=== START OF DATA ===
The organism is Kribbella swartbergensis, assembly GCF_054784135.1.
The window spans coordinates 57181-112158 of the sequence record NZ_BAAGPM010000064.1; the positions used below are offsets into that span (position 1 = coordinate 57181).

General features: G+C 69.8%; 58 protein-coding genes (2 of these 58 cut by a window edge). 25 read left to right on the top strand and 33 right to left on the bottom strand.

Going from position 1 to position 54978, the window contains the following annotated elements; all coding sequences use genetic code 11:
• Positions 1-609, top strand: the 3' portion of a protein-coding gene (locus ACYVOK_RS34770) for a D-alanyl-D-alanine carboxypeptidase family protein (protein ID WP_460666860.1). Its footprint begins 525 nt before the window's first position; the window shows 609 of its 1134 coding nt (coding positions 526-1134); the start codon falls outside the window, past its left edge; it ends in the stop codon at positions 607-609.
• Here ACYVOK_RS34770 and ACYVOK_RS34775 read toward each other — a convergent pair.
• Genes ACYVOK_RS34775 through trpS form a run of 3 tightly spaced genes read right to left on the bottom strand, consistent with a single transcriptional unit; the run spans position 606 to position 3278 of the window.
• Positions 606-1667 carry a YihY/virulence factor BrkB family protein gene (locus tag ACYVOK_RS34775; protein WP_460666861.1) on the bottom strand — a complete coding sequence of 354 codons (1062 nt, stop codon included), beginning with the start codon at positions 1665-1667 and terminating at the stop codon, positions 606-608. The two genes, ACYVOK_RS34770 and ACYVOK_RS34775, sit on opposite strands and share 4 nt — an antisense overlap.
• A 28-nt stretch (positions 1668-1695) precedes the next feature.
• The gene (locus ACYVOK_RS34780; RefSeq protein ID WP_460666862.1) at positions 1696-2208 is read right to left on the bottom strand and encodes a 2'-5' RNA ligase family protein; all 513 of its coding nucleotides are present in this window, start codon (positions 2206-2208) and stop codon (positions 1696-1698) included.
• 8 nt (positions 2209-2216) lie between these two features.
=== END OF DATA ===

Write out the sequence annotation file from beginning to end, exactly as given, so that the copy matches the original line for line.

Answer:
The organism is Kribbella swartbergensis, assembly GCF_054784135.1.
The window spans coordinates 57181-112158 of the sequence record NZ_BAAGPM010000064.1; the positions used below are offsets into that span (position 1 = coordinate 57181).

General features: G+C 69.8%; 58 protein-coding genes (2 of these 58 cut by a window edge). 25 read left to right on the top strand and 33 right to left on the bottom strand.

Going from position 1 to position 54978, the window contains the following annotated elements; all coding sequences use genetic code 11:
• Positions 1-609, top strand: the 3' portion of a protein-coding gene (locus ACYVOK_RS34770) for a D-alanyl-D-alanine carboxypeptidase family protein (protein ID WP_460666860.1). Its footprint begins 525 nt before the window's first position; the window shows 609 of its 1134 coding nt (coding positions 526-1134); the start codon falls outside the window, past its left edge; it ends in the stop codon at positions 607-609.
• Here ACYVOK_RS34770 and ACYVOK_RS34775 read toward each other — a convergent pair.
• Genes ACYVOK_RS34775 through trpS form a run of 3 tightly spaced genes read right to left on the bottom strand, consistent with a single transcriptional unit; the run spans position 606 to position 3278 of the window.
• Positions 606-1667 carry a YihY/virulence factor BrkB family protein gene (locus tag ACYVOK_RS34775; protein WP_460666861.1) on the bottom strand — a complete coding sequence of 354 codons (1062 nt, stop codon included), beginning with the start codon at positions 1665-1667 and terminating at the stop codon, positions 606-608. The two genes, ACYVOK_RS34770 and ACYVOK_RS34775, sit on opposite strands and share 4 nt — an antisense overlap.
• A 28-nt stretch (positions 1668-1695) precedes the next feature.
• The gene (locus ACYVOK_RS34780; RefSeq protein ID WP_460666862.1) at positions 1696-2208 is read right to left on the bottom strand and encodes a 2'-5' RNA ligase family protein; all 513 of its coding nucleotides are present in this window, start codon (positions 2206-2208) and stop codon (positions 1696-1698) included.
• 8 nt (positions 2209-2216) lie between these two features.